India's missile test raises the stakes
India's successful test of a missile capable of nuclear strikes on Beijing and Shanghai and deep into Europe has hardly raised pulses anywhere - except in India, which increasingly views its neighbour China as a greater long-range strategic threat than its arch-rival Pakistan. This contrasts with the condemnation from the west of North Korea over a failed satellite launch regarded as a disguised missile test, which violated United Nations Security Council bans.
This is because India is not seen as a global threat, even though it has not signed the non-proliferation treaty for nuclear powers. Its claim of de facto legitimacy for its nuclear arsenal was boosted by a nuclear co-operation deal with the United States four years ago.
Noting India's disregard for international treaties, China's Global Times newspaper, under Communist Party mouthpiece the People's Daily, warned India ahead of the launch not to overestimate its strength. But with its far larger and more technologically advanced military arsenal, China does not see India as a threat.
Beijing's relationship with the emerging economic superpower next door has taken a back seat to its preoccupation with the United States. Decades of talks have yielded no progress on disputes along their 4,000-kilometre border. As a result, despite increasing economic ties, relations remain fraught with suspicion and distrust arising from historical differences and rivalry.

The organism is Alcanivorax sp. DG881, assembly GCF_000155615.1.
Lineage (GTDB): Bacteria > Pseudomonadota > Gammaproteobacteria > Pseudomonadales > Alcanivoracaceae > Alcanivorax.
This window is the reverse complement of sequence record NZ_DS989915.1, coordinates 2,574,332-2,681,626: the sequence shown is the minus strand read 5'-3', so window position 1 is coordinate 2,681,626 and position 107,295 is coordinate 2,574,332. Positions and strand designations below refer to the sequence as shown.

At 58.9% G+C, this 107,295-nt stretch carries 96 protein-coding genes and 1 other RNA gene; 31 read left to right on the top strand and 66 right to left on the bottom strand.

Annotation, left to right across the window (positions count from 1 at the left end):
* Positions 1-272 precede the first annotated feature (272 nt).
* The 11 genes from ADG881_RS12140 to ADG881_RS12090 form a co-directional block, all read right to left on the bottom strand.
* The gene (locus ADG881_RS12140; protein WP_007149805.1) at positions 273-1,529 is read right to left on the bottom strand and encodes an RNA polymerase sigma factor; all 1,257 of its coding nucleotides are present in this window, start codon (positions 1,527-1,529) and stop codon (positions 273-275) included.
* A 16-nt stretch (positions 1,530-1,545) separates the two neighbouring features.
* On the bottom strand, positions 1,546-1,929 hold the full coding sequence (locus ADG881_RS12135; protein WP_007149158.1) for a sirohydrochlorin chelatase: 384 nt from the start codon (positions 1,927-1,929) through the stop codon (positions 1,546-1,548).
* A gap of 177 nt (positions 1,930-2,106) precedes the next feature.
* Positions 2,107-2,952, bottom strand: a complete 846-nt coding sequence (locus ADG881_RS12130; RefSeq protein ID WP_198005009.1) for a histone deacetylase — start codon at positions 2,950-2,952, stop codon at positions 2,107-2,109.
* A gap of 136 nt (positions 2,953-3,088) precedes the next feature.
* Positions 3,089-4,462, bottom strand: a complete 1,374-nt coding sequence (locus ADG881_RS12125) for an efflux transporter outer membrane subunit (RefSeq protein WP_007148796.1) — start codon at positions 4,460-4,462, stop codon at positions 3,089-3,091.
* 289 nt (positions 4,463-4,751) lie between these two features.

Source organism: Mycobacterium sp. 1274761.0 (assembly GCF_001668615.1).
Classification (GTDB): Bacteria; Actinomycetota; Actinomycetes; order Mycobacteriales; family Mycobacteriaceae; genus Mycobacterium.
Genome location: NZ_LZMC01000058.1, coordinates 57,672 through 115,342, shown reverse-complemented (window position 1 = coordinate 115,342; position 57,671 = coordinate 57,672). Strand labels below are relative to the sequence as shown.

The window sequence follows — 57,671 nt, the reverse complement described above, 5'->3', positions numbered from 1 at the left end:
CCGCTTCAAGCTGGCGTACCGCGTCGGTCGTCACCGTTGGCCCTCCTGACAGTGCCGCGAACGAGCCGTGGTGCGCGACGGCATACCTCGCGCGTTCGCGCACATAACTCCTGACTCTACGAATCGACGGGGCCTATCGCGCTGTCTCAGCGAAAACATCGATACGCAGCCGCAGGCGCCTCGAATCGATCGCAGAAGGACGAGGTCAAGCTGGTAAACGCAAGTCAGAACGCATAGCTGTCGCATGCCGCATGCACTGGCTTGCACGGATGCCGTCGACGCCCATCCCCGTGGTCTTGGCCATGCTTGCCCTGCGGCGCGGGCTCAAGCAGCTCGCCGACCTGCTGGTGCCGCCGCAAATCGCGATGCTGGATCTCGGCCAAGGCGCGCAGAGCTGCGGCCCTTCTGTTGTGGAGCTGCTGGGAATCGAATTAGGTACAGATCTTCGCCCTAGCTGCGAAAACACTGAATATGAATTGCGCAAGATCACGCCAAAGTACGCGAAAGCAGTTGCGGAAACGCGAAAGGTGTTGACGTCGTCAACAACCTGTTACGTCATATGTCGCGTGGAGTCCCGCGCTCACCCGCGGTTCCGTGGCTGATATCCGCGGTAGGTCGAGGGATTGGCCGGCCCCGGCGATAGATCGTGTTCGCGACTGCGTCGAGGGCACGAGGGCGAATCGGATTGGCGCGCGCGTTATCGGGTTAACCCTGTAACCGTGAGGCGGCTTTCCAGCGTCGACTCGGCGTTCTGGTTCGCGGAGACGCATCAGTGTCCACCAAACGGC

India insists the missile - dubbed the 'China killer' in some of the country's more colourful media - is only for deterrent purposes. But, amid a powder keg of security concerns and competition for energy resources as China's rise transforms the political landscape, it poses a potential threat to regional stability and harmony.
Worse, yesterday's launch may prompt India's defence hawks to push for development of an intercontinental ballistic missile and membership of the exclusive ICBM club of China, the US, Britain, France and Russia. In that event it would be much harder to make a convincing case for strategic defensive objectives.